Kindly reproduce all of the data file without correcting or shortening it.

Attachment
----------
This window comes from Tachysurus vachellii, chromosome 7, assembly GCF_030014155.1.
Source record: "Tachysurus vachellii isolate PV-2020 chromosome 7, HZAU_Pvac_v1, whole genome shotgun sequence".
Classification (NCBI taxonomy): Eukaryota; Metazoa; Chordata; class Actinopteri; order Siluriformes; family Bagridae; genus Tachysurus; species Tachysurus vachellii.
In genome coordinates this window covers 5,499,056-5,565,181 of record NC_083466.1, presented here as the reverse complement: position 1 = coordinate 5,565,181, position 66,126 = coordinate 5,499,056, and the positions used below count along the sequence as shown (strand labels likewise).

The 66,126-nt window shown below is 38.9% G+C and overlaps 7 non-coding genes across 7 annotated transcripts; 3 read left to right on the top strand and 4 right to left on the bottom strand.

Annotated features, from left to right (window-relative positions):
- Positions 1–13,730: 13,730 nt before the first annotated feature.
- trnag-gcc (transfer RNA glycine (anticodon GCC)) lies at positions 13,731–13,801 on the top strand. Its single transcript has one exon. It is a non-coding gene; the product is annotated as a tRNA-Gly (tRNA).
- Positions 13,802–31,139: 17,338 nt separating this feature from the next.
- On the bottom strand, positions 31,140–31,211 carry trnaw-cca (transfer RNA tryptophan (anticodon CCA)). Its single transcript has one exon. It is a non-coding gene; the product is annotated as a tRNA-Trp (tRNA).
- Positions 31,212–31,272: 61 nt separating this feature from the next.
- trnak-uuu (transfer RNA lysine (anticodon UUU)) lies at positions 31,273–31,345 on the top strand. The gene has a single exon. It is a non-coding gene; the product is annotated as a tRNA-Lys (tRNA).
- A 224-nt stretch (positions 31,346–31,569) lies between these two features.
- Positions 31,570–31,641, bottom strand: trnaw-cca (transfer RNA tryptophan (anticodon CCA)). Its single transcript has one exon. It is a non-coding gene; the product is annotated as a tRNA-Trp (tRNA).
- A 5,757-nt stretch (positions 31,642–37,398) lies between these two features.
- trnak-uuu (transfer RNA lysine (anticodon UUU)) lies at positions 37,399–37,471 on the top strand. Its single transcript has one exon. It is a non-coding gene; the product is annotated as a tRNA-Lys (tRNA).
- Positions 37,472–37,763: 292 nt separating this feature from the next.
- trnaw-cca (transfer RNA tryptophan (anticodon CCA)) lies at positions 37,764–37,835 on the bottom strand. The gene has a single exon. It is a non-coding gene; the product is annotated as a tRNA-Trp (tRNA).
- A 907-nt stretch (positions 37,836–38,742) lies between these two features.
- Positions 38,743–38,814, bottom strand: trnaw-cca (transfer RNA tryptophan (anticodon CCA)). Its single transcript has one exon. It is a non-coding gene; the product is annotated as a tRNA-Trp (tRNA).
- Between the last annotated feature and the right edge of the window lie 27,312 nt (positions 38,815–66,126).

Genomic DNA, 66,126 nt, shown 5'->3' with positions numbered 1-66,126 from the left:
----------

This window comes from Tachysurus vachellii, chromosome 7, assembly GCF_030014155.1.
Source record: "Tachysurus vachellii isolate PV-2020 chromosome 7, HZAU_Pvac_v1, whole genome shotgun sequence".
Classification (NCBI taxonomy): Eukaryota; Metazoa; Chordata; class Actinopteri; order Siluriformes; family Bagridae; genus Tachysurus; species Tachysurus vachellii.
In genome coordinates this window covers 5,499,056-5,565,181 of record NC_083466.1, presented here as the reverse complement: position 1 = coordinate 5,565,181, position 66,126 = coordinate 5,499,056, and the positions used below count along the sequence as shown (strand labels likewise).

The 66,126-nt window shown below is 38.9% G+C and overlaps 7 non-coding genes across 7 annotated transcripts; 3 read left to right on the top strand and 4 right to left on the bottom strand.

Annotated features, from left to right (window-relative positions):
- Positions 1–13,730: 13,730 nt before the first annotated feature.
- trnag-gcc (transfer RNA glycine (anticodon GCC)) lies at positions 13,731–13,801 on the top strand. Its single transcript has one exon. It is a non-coding gene; the product is annotated as a tRNA-Gly (tRNA).
- Positions 13,802–31,139: 17,338 nt separating this feature from the next.
- On the bottom strand, positions 31,140–31,211 carry trnaw-cca (transfer RNA tryptophan (anticodon CCA)). Its single transcript has one exon. It is a non-coding gene; the product is annotated as a tRNA-Trp (tRNA).
- Positions 31,212–31,272: 61 nt separating this feature from the next.
- trnak-uuu (transfer RNA lysine (anticodon UUU)) lies at positions 31,273–31,345 on the top strand. The gene has a single exon. It is a non-coding gene; the product is annotated as a tRNA-Lys (tRNA).
- A 224-nt stretch (positions 31,346–31,569) lies between these two features.
- Positions 31,570–31,641, bottom strand: trnaw-cca (transfer RNA tryptophan (anticodon CCA)). Its single transcript has one exon. It is a non-coding gene; the product is annotated as a tRNA-Trp (tRNA).
- A 5,757-nt stretch (positions 31,642–37,398) lies between these two features.
- trnak-uuu (transfer RNA lysine (anticodon UUU)) lies at positions 37,399–37,471 on the top strand. Its single transcript has one exon. It is a non-coding gene; the product is annotated as a tRNA-Lys (tRNA).
- Positions 37,472–37,763: 292 nt separating this feature from the next.
- trnaw-cca (transfer RNA tryptophan (anticodon CCA)) lies at positions 37,764–37,835 on the bottom strand. The gene has a single exon. It is a non-coding gene; the product is annotated as a tRNA-Trp (tRNA).
- A 907-nt stretch (positions 37,836–38,742) lies between these two features.
- Positions 38,743–38,814, bottom strand: trnaw-cca (transfer RNA tryptophan (anticodon CCA)). Its single transcript has one exon. It is a non-coding gene; the product is annotated as a tRNA-Trp (tRNA).
- Between the last annotated feature and the right edge of the window lie 27,312 nt (positions 38,815–66,126).

Genomic DNA, 66,126 nt, shown 5'->3' with positions numbered 1-66,126 from the left: